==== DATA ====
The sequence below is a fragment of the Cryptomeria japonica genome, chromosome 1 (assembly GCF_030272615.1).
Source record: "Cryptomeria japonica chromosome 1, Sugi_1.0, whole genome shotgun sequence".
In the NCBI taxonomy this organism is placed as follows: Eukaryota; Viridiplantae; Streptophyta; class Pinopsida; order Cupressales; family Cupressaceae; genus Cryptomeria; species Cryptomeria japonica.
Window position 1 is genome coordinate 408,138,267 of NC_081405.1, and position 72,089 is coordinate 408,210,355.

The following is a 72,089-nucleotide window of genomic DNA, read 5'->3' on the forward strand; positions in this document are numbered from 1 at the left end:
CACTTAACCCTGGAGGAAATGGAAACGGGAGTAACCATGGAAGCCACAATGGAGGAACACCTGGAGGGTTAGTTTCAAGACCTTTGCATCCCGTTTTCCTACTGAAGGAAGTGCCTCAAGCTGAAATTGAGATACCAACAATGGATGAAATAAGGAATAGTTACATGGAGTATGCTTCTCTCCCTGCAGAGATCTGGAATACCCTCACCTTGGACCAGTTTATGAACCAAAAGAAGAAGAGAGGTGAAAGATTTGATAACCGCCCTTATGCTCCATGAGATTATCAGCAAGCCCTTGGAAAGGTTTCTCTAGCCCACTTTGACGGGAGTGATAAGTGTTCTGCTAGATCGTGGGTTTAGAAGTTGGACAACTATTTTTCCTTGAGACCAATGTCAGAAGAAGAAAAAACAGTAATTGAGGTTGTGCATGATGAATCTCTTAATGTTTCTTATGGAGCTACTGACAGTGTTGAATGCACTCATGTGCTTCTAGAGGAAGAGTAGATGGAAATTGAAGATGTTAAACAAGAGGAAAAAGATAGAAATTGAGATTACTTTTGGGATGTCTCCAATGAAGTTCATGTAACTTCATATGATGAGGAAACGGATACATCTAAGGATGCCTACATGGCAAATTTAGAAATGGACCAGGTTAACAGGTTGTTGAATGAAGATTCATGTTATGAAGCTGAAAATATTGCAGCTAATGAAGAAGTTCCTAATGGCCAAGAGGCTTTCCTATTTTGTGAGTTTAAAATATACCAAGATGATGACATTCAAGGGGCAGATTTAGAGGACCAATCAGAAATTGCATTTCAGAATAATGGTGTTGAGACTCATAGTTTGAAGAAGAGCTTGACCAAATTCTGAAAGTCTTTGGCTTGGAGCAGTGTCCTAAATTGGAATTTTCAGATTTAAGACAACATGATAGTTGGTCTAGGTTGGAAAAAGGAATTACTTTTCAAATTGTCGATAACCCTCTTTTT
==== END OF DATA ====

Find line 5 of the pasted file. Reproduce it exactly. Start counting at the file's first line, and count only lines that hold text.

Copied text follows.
The following is a 72,089-nucleotide window of genomic DNA, read 5'->3' on the forward strand; positions in this document are numbered from 1 at the left end: